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Global Comfort 

by LUKE BAUMGARTEN & r & & r & & lt;span class= "dropcap " & W & lt;/span & ith the possible exception of booze and bread, there's no food as pervasive as noodles. Stuff's been around 4,000 years and its invention is still being contested. There's evidence on all sides, but noodles were first developed either in present-day Italy, China or the Middle East -- in other words, by people from every area of the known world at the time. With descendents of those places' natives now populating the globe, noodles are a staple food almost everywhere. It makes sense, then, that they would figure prominently in comfort foods -- indigenous and adopted -- on nearly every continent.





In Spokane, noodle dishes tend to keep true to roots. The stroganoff and spaetzle ($17) at CATACOMBS is spicy and thoroughly paprika-ed with thick, German noodles. The pasta dishes at LENNY'S in Cheney, even where rather experimental, boil down to traditional Italian sauces and ingredients combined in creative ways.





And that's fine. We knew going in that an essential ingredient of comfort is familiarity. What we only realized after hitting upon a few unexpected treats (and striking out on what we'd surmised would be a sure-fire comfort food winner or two) is that comfort foods themselves have a familiarity that feels almost instinctual. Either your spaghetti carbonara has it, or it don't. Here are a couple places where we found that certain something, and one where we went looking and came up empty.





Phad Thai To Go


It's easy to get all focused on the food part of comfort food. To do so, though, detracts from the most essential element: comfort. Like, physical comfort. I have this running hypothesis: Americans are never as comfortable as when in their own living rooms watching basic cable, and the single reason pizza is so pervasive -- the whole reason it's considered a comfort food at all -- is that any pie slinger worth its salt delivers to suburbia.





It's the same with perhaps the most simple, perfect noodle dish in Asia, phad thai. You had a crappy day? You call up TASTE OF THAI on the north side (my personal favorite, $9) or BANGKOK THAI on the South Hill ($10), among others; you pick your level of spice; you drop by in your urban assault vehicle on your way home; and you let your stress melt away over sumptuously glazed rice noodles, tamarind juice and Scrubs re-runs. Simple.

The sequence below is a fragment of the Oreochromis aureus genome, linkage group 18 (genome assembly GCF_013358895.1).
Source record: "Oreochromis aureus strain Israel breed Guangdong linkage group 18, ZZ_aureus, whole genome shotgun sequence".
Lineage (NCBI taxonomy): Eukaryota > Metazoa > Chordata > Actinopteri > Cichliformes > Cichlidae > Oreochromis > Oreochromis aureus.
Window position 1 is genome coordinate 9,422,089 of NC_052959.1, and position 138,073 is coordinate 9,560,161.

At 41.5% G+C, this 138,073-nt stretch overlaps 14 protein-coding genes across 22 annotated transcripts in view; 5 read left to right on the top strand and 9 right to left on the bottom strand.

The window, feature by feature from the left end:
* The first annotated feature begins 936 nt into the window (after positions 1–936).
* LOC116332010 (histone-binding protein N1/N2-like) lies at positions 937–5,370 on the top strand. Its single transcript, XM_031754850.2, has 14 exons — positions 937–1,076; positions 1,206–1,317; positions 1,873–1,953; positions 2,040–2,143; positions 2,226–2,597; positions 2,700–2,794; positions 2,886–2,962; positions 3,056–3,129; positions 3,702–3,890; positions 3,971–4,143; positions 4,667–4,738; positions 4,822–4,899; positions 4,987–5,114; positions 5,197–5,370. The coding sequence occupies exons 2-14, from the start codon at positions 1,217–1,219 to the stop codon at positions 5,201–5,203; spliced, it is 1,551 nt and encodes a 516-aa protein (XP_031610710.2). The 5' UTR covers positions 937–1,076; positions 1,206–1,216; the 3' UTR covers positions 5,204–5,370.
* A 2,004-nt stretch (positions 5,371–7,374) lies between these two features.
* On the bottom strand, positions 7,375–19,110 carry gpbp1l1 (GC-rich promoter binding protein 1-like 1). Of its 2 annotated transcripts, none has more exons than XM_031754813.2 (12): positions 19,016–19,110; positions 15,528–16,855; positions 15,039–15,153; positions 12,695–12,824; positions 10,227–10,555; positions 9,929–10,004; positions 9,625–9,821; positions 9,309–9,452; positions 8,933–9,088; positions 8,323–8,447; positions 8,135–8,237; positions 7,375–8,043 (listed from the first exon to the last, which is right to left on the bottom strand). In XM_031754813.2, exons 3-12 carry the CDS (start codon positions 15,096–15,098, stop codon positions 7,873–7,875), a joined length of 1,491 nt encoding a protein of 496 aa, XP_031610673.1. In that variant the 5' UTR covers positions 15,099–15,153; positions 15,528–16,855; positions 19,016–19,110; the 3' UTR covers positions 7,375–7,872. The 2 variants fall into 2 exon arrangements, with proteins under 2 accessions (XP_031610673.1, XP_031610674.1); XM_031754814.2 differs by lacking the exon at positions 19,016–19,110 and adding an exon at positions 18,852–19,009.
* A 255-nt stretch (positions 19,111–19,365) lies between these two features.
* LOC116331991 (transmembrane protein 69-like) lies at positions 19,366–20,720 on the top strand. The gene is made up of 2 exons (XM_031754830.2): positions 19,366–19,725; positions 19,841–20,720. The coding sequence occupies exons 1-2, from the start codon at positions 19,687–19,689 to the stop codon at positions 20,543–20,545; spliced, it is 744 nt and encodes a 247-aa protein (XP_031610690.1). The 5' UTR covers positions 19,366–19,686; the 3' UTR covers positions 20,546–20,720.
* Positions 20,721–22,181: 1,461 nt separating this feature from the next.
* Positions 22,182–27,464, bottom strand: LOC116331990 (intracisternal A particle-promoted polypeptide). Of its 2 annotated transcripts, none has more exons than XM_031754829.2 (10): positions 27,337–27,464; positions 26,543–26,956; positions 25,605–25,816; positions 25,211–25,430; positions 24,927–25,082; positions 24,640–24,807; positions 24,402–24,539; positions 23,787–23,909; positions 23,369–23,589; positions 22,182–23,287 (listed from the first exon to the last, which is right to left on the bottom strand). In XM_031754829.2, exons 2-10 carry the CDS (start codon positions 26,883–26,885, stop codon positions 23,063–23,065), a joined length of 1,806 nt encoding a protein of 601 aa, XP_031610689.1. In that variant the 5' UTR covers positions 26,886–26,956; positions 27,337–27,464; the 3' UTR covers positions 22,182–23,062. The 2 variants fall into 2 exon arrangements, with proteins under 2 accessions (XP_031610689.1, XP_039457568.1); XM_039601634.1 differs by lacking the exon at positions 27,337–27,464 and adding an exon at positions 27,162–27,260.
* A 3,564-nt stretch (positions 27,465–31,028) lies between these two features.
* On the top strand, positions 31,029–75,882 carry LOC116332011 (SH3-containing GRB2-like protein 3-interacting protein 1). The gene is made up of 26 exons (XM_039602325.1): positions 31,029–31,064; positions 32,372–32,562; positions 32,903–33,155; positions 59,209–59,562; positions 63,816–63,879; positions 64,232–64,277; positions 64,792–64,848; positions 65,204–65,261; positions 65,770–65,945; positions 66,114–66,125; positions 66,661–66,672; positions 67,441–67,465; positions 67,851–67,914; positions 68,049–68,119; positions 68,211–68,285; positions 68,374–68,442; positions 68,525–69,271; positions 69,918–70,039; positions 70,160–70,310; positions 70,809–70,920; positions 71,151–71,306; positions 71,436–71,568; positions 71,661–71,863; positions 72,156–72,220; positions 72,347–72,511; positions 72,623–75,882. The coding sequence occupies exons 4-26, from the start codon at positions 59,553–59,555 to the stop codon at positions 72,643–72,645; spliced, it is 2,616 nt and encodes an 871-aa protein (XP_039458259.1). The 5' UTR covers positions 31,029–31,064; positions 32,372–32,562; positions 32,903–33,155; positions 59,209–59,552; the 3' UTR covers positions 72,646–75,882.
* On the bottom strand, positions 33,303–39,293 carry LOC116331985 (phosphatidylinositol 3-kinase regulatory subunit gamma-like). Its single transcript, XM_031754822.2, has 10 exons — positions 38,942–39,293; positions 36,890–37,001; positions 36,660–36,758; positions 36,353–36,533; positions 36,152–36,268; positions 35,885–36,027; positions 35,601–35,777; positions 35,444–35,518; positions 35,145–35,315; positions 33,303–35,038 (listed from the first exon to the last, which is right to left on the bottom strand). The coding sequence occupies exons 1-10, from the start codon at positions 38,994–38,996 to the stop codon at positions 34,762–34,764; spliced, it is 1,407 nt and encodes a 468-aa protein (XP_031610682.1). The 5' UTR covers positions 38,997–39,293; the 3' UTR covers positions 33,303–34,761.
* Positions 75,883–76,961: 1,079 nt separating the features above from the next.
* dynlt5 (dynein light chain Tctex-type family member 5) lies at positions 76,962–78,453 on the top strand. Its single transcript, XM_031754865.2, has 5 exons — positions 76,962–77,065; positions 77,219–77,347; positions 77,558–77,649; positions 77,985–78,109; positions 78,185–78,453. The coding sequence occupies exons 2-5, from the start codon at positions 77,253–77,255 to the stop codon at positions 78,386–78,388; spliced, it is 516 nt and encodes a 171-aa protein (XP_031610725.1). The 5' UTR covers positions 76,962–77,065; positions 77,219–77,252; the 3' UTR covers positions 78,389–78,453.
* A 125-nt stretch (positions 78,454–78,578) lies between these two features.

Haute Mac and Cheese


We wracked our brains to come up with a noodle dish more American than macaroni and cheese. We also tried to think of a tougher sell in a restaurant context. Nothing came to us on either count. Macaroni and cheese is so pervasive and so simple -- you got two main ingredients, both in the name -- there's a desire to make yours stand out. At the same time, how can you sex up a childhood staple and still make it as soothing as those powder-cheese and Spiderman-shaped Kraft boxes (the ones I personally eat way too many of)?





ALPINE DELI had an idea. In keeping with the bistro's Swiss theme, they used the country's namesake cheese -- a lot of it -- to make a thick, hearty Swiss Mac and Cheese. In addition to the larger-than-normal elbow pasta and the Swiss, the menu also promised ham and pieces of focaccia. On the day I went, though, the bread was absent and the ham seemed to have been replaced with boiled, cubed potatoes. The substitutions really hammered home the overwhelming cheese. It's delicious as an accent flavor, but I can't imagine even Salzbergers going in for Swiss that upfront and in those quantities. I'm sure the strength of the ham flavor would have cut through the cheesiness, but on the day in question, there was little comfort on display.





Down Home Pho


Pho has to be the chicken noodle soup of Asia. Hot and substantive and just a little sweet, it's a perfect rainy-day food -- not only for the simplicity and heartiness of the basic ingredients (beef in various forms, onions, scallions, a truly unique, delicious beef stock), but for the feeling that, even in a restaurant, you get to take part in its preparation.





Pho restaurants like PHO VAN will have the stock piping hot, the onions and scallions chopped and the meat sitting raw ready to steep. You order, they toss it all into a broad bowl and bring it out. If you're quick, you can literally watch the meat cook. From there, you choose your level of customization. Stick with it as is, add some sweet basil, some jalapenos, hoisin, sprouts, chili paste, whatever.





The experience leaves the eater giddy with the interactivity of it all. The pho ($6, small; $8, large) at Pho Van is... well, it's just about exactly the same as every other pho I've ever had. That is to say, it's delicious, reliable and adaptable to the needs of each individual person. Perfect comfort food, basically.

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